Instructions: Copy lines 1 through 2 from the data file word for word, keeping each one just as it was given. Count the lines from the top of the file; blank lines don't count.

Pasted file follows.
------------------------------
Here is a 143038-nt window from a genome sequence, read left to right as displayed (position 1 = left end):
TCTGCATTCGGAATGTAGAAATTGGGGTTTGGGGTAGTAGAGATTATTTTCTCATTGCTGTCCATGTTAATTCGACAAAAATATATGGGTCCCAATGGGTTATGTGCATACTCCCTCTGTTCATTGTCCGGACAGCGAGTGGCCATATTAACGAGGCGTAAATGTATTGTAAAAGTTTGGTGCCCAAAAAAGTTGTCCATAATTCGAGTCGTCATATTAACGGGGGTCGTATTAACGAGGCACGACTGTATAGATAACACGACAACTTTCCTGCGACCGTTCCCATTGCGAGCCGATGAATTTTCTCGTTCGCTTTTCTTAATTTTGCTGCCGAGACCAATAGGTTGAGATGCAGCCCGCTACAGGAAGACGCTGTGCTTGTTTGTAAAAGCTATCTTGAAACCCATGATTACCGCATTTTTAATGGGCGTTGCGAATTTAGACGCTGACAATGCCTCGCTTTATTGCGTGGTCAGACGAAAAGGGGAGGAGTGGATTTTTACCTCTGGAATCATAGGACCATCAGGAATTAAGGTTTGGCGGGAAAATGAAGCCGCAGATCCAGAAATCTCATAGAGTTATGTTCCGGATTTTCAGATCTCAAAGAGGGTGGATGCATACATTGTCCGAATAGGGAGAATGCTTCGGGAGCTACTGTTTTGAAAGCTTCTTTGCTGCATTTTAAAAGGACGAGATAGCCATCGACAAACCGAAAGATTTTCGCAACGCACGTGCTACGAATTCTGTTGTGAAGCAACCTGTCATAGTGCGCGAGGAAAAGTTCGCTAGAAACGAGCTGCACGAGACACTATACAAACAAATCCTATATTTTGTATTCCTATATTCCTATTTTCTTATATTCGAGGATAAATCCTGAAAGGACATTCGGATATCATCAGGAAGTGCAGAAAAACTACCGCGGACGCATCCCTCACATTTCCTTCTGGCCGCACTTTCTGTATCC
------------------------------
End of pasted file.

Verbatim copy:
Here is a 143038-nt window from a genome sequence, read left to right as displayed (position 1 = left end):
TCTGCATTCGGAATGTAGAAATTGGGGTTTGGGGTAGTAGAGATTATTTTCTCATTGCTGTCCATGTTAATTCGACAAAAATATATGGGTCCCAATGGGTTATGTGCATACTCCCTCTGTTCATTGTCCGGACAGCGAGTGGCCATATTAACGAGGCGTAAATGTATTGTAAAAGTTTGGTGCCCAAAAAAGTTGTCCATAATTCGAGTCGTCATATTAACGGGGGTCGTATTAACGAGGCACGACTGTATAGATAACACGACAACTTTCCTGCGACCGTTCCCATTGCGAGCCGATGAATTTTCTCGTTCGCTTTTCTTAATTTTGCTGCCGAGACCAATAGGTTGAGATGCAGCCCGCTACAGGAAGACGCTGTGCTTGTTTGTAAAAGCTATCTTGAAACCCATGATTACCGCATTTTTAATGGGCGTTGCGAATTTAGACGCTGACAATGCCTCGCTTTATTGCGTGGTCAGACGAAAAGGGGAGGAGTGGATTTTTACCTCTGGAATCATAGGACCATCAGGAATTAAGGTTTGGCGGGAAAATGAAGCCGCAGATCCAGAAATCTCATAGAGTTATGTTCCGGATTTTCAGATCTCAAAGAGGGTGGATGCATACATTGTCCGAATAGGGAGAATGCTTCGGGAGCTACTGTTTTGAAAGCTTCTTTGCTGCATTTTAAAAGGACGAGATAGCCATCGACAAACCGAAAGATTTTCGCAACGCACGTGCTACGAATTCTGTTGTGAAGCAACCTGTCATAGTGCGCGAGGAAAAGTTCGCTAGAAACGAGCTGCACGAGACACTATACAAACAAATCCTATATTTTGTATTCCTATATTCCTATTTTCTTATATTCGAGGATAAATCCTGAAAGGACATTCGGATATCATCAGGAAGTGCAGAAAAACTACCGCGGACGCATCCCTCACATTTCCTTCTGGCCGCACTTTCTGTATCC